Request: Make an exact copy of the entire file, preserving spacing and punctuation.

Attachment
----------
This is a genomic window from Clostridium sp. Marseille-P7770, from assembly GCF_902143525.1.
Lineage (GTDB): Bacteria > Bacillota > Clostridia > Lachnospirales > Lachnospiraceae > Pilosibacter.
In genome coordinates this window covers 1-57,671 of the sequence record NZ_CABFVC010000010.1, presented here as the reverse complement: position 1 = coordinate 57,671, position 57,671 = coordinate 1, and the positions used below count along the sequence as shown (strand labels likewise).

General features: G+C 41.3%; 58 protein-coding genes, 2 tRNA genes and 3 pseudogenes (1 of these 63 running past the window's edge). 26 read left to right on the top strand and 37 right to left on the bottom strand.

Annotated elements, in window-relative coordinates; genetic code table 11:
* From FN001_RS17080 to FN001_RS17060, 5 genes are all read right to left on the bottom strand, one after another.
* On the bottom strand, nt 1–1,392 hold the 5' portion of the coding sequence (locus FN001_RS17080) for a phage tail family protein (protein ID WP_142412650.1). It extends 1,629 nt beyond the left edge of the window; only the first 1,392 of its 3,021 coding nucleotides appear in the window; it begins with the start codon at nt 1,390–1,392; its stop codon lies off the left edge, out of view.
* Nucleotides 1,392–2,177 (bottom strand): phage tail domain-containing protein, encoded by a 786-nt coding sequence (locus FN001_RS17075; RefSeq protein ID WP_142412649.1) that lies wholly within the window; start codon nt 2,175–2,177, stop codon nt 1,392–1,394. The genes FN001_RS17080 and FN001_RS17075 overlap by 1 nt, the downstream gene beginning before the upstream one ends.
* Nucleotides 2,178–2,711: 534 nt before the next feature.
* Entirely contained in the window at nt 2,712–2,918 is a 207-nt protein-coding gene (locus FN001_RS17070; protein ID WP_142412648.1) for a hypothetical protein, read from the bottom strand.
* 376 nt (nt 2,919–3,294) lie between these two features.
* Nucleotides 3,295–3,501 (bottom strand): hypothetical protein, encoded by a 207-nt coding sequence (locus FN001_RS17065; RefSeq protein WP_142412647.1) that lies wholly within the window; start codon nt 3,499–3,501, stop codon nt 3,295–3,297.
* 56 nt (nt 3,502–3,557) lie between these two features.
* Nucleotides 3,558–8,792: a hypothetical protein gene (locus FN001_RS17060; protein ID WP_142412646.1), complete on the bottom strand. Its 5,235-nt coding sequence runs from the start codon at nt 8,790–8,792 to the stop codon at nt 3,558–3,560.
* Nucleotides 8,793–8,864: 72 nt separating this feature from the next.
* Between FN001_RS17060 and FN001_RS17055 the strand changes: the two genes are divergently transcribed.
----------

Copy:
This is a genomic window from Clostridium sp. Marseille-P7770, from assembly GCF_902143525.1.
Lineage (GTDB): Bacteria > Bacillota > Clostridia > Lachnospirales > Lachnospiraceae > Pilosibacter.
In genome coordinates this window covers 1-57,671 of the sequence record NZ_CABFVC010000010.1, presented here as the reverse complement: position 1 = coordinate 57,671, position 57,671 = coordinate 1, and the positions used below count along the sequence as shown (strand labels likewise).

General features: G+C 41.3%; 58 protein-coding genes, 2 tRNA genes and 3 pseudogenes (1 of these 63 running past the window's edge). 26 read left to right on the top strand and 37 right to left on the bottom strand.

Annotated elements, in window-relative coordinates; genetic code table 11:
* From FN001_RS17080 to FN001_RS17060, 5 genes are all read right to left on the bottom strand, one after another.
* On the bottom strand, nt 1–1,392 hold the 5' portion of the coding sequence (locus FN001_RS17080) for a phage tail family protein (protein ID WP_142412650.1). It extends 1,629 nt beyond the left edge of the window; only the first 1,392 of its 3,021 coding nucleotides appear in the window; it begins with the start codon at nt 1,390–1,392; its stop codon lies off the left edge, out of view.
* Nucleotides 1,392–2,177 (bottom strand): phage tail domain-containing protein, encoded by a 786-nt coding sequence (locus FN001_RS17075; RefSeq protein ID WP_142412649.1) that lies wholly within the window; start codon nt 2,175–2,177, stop codon nt 1,392–1,394. The genes FN001_RS17080 and FN001_RS17075 overlap by 1 nt, the downstream gene beginning before the upstream one ends.
* Nucleotides 2,178–2,711: 534 nt before the next feature.
* Entirely contained in the window at nt 2,712–2,918 is a 207-nt protein-coding gene (locus FN001_RS17070; protein ID WP_142412648.1) for a hypothetical protein, read from the bottom strand.
* 376 nt (nt 2,919–3,294) lie between these two features.
* Nucleotides 3,295–3,501 (bottom strand): hypothetical protein, encoded by a 207-nt coding sequence (locus FN001_RS17065; RefSeq protein WP_142412647.1) that lies wholly within the window; start codon nt 3,499–3,501, stop codon nt 3,295–3,297.
* 56 nt (nt 3,502–3,557) lie between these two features.
* Nucleotides 3,558–8,792: a hypothetical protein gene (locus FN001_RS17060; protein ID WP_142412646.1), complete on the bottom strand. Its 5,235-nt coding sequence runs from the start codon at nt 8,790–8,792 to the stop codon at nt 3,558–3,560.
* Nucleotides 8,793–8,864: 72 nt separating this feature from the next.
* Between FN001_RS17060 and FN001_RS17055 the strand changes: the two genes are divergently transcribed.